It took a burst appendix for senior Caroline Pritchard to realize she needed sleep.

She powered through a broken hand, salivary gland problems, lingering illness, constant dehydration and plummeting grades. But in the hospital bed, after an appendectomy, Pritchard decided she needed to make a serious lifestyle change.

Before her appendix burst, Pritchard juggled both a full course load and frequent games and practices as a member of Miami University’s field hockey team. Because she was staying up later, she found she was taking too much medication for her ADHD, which caused her to feel dehydrated. To succeed on the field and in the classroom, she thought she needed to sacrifice sleep.

Dr. Susan Bantz, a full-time physician at Miami’s Student Health Services, says that pulling all-nighters can weaken the immune system, making a person more susceptible to illness.

“Your body is constantly fighting infection,” Bantz said. “If your immune system is weak because of increased stress and lack of sleep, your body might be too inadequate to fight off an infection, like one in your appendix.”

Pritchard wasn’t the only one on her team losing strength because of a hectic schedule.

“I saw a lot of my friends and other athletes struggling with trying to do everything. On my team, a girl had torn her ACL. During her recovery, she went to practice after four hours of sleep and tore her ACL again.”

Pritchard’s case is extreme, yet many students struggle with the same issues.

“It’s a vicious cycle that a lot of people fall into,” Pritchard said.

Bantz sees notable similarities in cases where students aren’t getting enough sleep.

“One situation I see a lot is someone strictly running on caffeine and barely sleeping for days to cram for an exam, and are so dizzy and weak when they come to see me that they can barely stand up,” Bantz said. “The other common situation I see is someone getting really sick after their test is over.”

Some students joke about their lack of sleep in college, while others may see their extreme sleep deprivation as an opportunity for bragging rights. However, healthcare professionals agree that the consequences of inadequate sleep are decidedly unfunny.

“Your brain doesn’t function at the optimal level in order to learn. You can barely pay attention and have problems remembering important information,” Bantz said. “You’re also more prone to make poor decisions and have a depressed mood.”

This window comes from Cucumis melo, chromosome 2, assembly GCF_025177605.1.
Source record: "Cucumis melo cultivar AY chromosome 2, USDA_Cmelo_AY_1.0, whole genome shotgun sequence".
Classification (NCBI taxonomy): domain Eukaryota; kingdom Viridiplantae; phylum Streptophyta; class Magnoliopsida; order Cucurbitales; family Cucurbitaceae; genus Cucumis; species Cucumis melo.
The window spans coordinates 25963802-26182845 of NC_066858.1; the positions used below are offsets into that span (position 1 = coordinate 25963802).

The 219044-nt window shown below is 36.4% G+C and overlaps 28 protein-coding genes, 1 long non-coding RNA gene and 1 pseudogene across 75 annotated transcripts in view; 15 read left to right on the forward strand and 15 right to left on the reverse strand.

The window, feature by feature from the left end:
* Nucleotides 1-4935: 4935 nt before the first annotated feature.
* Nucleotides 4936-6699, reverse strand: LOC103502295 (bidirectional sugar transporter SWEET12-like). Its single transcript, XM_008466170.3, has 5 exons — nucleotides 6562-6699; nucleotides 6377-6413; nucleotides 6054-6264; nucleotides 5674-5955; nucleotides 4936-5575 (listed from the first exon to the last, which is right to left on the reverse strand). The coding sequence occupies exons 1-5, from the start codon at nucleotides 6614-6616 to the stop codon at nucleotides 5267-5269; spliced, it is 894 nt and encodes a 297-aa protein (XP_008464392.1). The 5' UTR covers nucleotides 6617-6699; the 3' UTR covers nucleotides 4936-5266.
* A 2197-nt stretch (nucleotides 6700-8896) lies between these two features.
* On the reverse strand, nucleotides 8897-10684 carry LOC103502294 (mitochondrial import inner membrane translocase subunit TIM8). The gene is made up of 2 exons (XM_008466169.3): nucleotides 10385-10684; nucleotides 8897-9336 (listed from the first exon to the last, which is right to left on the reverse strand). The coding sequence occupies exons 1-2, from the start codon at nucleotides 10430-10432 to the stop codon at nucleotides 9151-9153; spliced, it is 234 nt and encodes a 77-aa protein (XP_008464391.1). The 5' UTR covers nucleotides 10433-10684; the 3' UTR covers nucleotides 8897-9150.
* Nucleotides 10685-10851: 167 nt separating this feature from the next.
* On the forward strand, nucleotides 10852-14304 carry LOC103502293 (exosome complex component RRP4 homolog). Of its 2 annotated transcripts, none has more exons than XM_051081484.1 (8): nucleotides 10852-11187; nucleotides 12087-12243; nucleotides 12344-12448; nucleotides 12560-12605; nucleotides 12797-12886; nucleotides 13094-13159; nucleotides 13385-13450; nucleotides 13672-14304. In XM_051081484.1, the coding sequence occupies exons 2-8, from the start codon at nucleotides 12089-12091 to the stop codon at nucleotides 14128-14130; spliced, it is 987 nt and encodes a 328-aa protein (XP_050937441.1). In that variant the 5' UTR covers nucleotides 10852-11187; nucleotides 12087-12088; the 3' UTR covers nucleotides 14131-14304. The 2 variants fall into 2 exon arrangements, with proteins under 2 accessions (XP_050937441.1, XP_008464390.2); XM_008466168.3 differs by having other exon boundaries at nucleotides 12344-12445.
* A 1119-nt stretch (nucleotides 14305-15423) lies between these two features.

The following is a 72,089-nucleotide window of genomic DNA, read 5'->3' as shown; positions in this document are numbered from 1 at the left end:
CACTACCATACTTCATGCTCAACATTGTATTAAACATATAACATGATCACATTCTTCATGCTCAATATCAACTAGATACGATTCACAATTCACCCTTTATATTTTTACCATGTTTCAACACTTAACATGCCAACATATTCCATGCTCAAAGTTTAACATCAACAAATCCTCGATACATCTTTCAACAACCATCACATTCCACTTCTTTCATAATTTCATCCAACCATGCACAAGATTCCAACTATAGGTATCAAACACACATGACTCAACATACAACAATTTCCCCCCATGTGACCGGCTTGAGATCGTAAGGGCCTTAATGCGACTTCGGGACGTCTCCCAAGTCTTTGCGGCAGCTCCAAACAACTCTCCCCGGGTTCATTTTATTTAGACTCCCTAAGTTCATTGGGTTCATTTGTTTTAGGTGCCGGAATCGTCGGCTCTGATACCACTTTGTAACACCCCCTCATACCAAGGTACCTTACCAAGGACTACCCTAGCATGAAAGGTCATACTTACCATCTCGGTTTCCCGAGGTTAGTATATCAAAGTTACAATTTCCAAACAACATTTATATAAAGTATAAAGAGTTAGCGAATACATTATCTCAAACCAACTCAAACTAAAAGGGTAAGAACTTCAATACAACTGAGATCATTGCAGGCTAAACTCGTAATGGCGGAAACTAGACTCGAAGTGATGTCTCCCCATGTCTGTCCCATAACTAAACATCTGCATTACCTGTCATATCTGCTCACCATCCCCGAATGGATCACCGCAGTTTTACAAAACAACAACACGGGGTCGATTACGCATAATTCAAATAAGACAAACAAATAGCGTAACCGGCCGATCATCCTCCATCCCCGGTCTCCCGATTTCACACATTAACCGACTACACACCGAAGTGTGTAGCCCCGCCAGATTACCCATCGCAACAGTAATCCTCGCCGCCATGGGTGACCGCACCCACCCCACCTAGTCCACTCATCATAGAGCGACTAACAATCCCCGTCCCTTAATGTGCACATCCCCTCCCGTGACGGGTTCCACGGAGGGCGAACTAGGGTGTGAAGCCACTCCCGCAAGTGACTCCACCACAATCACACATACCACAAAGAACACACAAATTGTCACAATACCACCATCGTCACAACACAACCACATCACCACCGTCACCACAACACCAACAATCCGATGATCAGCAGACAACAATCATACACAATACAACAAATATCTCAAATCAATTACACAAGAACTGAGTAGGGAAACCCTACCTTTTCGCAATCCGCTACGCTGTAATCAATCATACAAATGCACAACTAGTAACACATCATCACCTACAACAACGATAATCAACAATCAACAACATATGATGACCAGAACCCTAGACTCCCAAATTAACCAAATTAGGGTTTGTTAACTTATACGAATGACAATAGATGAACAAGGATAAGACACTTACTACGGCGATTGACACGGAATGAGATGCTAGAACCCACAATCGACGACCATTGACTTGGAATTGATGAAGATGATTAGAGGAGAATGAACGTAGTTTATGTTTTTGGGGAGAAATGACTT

According to the American College Health Association, college students should strive for at least seven hours of sleep a night. However, many college students struggle to reach this.

The University of Georgia Health Center says sleep deprivation causes colds and flu, more stress and increased weight gain. Students who don’t sleep enough are also more likely to have a lower GPA, get in automobile accidents due to fatigue and have decreased athletic performance.

“I have anxiety and ADHD which caused me to stay up late, but when I didn’t get sleep, I would misread texts and freak out about little things,” Pritchard said. “I would be so anxious and tired that I couldn’t even get work done.”

Elise Clerkin, an assistant professor in psychology at Miami who specializes in mental health issues, says there are alternatives to this lifestyle.  

“There is another option…the choice doesn’t need to be between cramming, having a social life, and not getting sleep,” Clerkin said. “Instead, the choice should be balance. For the student who finds themselves in the position of staying up all night, I would question what got them to that point, if they can make shifts in their schedule so they aren’t tipping so far out of balance and need to cram.”

Though it took Pritchard a severe medical crisis to change her behavior, she urges other students to seek help before they reach that point.

She recommends that people take advantage of resources such as Miami’s Rinella Learning Center and professors’ office hours, as well as asking friends for guidance. The Rinella Learning Center connects students with tutors and frequently holds time management workshops and stress workshops to help students manage their hectic schedules.

“When I started using my resources and doing everything I could to avoid staying up late, my grades got better,” Pritchard said.

The field hockey player and psychology major is graduating in just a few weeks. She knows the stress of finals is looming large on Miami’s campus, but she is glad she can use her  previous  mistakes to help her peers .

“You individually are not enough,” she said. “If you want to do better than you need to ask people for help. There’s no shame in that.”

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